Comparative social media use and the mental health of mothers with high levels of perfectionism

Publication Type:
Journal Article
Citation:
Journal of Social and Clinical Psychology, 2018, 37 (7), pp. 514 - 535
Issue Date:
2018-09-01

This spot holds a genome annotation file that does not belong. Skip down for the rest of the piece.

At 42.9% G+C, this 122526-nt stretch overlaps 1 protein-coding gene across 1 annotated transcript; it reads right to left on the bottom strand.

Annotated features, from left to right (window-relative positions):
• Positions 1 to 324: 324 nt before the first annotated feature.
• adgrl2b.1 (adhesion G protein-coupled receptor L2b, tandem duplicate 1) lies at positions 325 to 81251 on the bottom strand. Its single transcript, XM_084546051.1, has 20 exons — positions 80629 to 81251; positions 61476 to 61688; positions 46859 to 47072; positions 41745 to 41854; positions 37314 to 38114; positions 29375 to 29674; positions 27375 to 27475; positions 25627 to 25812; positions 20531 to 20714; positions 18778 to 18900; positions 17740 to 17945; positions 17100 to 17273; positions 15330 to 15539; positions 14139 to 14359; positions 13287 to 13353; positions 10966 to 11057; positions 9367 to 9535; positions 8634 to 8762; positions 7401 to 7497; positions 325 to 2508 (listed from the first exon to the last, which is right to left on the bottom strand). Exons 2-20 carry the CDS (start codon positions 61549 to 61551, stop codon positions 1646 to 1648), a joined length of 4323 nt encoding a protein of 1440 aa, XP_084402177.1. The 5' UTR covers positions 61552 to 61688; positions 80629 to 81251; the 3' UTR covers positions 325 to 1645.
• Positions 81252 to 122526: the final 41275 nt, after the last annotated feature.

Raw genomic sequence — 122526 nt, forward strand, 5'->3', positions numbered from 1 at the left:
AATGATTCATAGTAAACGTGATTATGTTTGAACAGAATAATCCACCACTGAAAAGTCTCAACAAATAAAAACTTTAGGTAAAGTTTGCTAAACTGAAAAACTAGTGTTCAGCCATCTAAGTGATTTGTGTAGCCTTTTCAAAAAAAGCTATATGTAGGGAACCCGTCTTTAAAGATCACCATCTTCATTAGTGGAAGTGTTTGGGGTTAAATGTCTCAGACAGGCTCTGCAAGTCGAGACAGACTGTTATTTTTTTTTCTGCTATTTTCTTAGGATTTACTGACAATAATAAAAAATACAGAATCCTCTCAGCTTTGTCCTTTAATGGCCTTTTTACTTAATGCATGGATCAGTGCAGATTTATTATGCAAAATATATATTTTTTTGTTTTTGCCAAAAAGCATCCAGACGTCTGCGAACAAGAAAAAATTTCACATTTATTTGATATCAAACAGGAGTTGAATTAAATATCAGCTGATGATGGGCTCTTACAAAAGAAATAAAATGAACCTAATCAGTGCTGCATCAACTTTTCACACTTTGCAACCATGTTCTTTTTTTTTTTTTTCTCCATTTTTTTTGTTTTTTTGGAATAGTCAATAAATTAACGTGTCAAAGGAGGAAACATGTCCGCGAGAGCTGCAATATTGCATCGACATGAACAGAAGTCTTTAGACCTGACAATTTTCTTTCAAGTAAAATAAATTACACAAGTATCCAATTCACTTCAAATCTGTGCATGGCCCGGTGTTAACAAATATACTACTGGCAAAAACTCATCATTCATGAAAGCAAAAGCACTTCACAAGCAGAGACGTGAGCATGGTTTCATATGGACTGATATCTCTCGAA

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© 2018 Guilford Publications, Inc. Social media is thought to communicate idealized images and discourses of motherhood. As such, it may present as a risk factor for poor mental health in mothers who strive for perfection and compare themselves to the ideals presented on social media. The present study examined the influence of Facebook and Instagram on the relationship between perfectionism in mothers and their mental health. A sample of 201 mothers completed an online survey. Two dimensions of perfectionism were assessed: Self-Orientated Parenting Perfectionism (SOPP) and Societal-Prescribed Parenting Perfectionism (SPPP). Mediation models were conducted to examine social media frequency and social comparison respectively on the relationship between perfectionism and maternal mental health. Results revealed that for mothers with SOPP, the process of social comparison with other mothers on social media contributed to symptoms of anxiety and depression. The amount of time engaging in social media however, had no impact. In contrast, for mothers with SPPP, the amount of time spent on Facebook contributed to symptoms of depression and anxiety, while the process of social comparison led to anxiety symptoms alone. Social comparison appears to be important for perfectionistic mothers who use social media, as this may contribute to negative mental health outcomes.
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